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Fit Shapes Up

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Alvanon president Ed Gribbin always heads straight to the sale rack when he visits a store. He’s not looking for bargains – he’s confirming that many garments don’t sell because of confusing sizing.

While merchandise color and styling are crucial for consumer satisfaction, fit really is the game changer for a sale. “Color may be the No. 1 reason shoppers gravitate toward a garment, but fit is the No. 1 reason people buy it – or return it,” Gribbin says, “and fit is the No. 1 reason they go back to a particular brand.”

Last year, $200 billion worth of clothing was returned to stores because it wasn’t the right size, according to Alvanon. Add to that inventory that doesn’t move because consumers don’t like how the clothing fits, and the trouble can sink right to the bottom line.

Alvanon hopes to change that. Injecting technology into fit, the self-described global size and fit expert works with clients ranging from Prada and Hugo Boss to Walmart and Target.

“Every brand looks at their fit as something that’s proprietary, like their ‘secret sauce,’ and none is willing to share that info with anyone else,” Gribbin says. But customers want consistency that requires a more scientific approach.

“Our current customer base is a seasoned shopper: She understands fabric, fit and comfort,” says Kyle Kennedy, divisional vice president of technical design at Coldwater Creek. “While she wants to be fashion relevant, a flattering fit to frame her body is important to her.”

Thousands of body scans
Alvanon works with brands to expand the number of people they can dress by focusing on body shapes, not just sizing. Originally developed in 2001 by Intellifit Corporation, Alvanon’s AlvaScan is a full-body scanner that captures accurate measurement data in seconds. That data is aggregated and used to create a 3D virtual body, the starting point for making a mannequin. Alvanon has built the largest global database of body measurements by placing the scanners in retail stores or malls.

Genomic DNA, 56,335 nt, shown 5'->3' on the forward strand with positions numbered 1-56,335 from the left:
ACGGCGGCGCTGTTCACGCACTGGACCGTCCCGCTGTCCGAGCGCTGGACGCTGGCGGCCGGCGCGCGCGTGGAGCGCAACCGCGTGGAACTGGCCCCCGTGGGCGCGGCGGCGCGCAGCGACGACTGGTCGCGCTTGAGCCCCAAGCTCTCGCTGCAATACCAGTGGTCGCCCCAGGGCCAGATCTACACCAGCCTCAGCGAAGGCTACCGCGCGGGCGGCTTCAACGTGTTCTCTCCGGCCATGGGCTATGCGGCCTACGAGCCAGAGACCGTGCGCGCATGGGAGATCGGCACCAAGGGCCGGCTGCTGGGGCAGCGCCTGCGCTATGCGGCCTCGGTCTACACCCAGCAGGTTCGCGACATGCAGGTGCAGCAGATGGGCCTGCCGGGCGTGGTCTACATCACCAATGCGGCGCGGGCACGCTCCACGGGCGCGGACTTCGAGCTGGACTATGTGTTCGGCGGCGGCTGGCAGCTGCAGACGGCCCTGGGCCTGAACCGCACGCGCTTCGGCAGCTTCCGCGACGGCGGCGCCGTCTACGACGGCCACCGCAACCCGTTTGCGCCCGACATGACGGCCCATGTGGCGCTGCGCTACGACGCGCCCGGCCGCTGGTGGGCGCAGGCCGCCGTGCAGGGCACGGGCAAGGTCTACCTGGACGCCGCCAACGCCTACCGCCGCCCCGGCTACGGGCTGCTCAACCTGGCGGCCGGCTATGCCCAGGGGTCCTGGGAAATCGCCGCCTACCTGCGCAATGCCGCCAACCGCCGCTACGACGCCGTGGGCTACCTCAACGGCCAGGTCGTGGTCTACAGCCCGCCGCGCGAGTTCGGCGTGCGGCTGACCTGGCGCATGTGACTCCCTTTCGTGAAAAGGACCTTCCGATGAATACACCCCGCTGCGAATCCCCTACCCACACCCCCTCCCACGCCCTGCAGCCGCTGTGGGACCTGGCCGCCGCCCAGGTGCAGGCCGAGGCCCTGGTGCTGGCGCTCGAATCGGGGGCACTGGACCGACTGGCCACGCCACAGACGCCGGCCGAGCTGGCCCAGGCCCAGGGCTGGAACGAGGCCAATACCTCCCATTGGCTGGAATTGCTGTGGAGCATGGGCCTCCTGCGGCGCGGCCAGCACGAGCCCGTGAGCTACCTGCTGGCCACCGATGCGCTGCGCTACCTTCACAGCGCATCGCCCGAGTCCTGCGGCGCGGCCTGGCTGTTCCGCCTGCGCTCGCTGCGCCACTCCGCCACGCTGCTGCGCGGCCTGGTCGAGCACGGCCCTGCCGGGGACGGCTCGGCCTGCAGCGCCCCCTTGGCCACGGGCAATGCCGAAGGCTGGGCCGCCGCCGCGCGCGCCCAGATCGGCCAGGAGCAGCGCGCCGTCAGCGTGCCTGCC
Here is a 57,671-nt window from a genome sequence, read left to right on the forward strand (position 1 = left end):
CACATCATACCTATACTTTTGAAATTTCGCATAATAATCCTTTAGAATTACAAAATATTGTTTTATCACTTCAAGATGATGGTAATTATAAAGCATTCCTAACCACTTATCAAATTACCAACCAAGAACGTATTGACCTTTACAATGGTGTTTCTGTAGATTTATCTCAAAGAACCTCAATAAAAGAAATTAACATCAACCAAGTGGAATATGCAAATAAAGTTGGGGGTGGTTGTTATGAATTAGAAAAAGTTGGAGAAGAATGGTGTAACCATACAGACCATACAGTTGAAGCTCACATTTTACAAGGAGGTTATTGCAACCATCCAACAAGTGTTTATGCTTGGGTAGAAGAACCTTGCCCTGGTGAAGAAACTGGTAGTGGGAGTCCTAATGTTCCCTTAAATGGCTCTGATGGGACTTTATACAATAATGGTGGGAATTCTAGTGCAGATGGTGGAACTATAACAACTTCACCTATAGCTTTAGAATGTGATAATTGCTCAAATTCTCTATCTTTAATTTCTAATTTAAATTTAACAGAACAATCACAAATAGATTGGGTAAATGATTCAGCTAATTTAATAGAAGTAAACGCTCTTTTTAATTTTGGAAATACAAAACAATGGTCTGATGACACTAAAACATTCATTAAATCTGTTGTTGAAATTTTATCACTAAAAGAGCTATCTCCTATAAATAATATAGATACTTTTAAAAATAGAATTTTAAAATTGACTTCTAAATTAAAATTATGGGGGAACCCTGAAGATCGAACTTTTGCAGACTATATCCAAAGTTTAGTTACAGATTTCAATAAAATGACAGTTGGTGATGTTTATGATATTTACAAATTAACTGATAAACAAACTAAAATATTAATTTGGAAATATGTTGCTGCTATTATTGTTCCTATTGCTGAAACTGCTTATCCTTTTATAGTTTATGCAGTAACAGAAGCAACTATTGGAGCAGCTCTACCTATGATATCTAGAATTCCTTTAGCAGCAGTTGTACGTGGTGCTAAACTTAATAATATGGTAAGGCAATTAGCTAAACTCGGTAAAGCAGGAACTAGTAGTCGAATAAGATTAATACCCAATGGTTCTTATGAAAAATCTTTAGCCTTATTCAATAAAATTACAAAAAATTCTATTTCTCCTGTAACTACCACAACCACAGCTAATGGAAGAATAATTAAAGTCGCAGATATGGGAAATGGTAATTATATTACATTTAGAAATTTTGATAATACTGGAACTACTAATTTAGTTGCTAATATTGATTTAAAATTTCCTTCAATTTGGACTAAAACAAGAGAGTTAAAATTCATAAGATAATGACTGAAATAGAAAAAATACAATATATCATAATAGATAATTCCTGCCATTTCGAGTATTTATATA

“Every single one of our mannequins is based on thousands and thousands of body scans of real people,” Gribbin says. “And when we go to our database, we have empirical evidence that backs up what real women out there who are size eight or 10 really look like.

“There is no perfect anything,” he says. “We are so diverse that in any given size, there are probably four or six different body types that are represented.”

The original fitting standards evolved from a measurement study commissioned by the WPA in the 1940s. Nearly a decade later, the National Bureau of Standards (now the National Institute of Standards and Technology) reanalyzed the original data and developed an official system. That system has been the basis of all future systems; in 1995 the ASTM (formerly known as the American Society for Testing and Materials) published a table of body measurements. An apparel subcommittee was established within the structure of ASTM to take control of the standard, update it and spread it throughout the industry.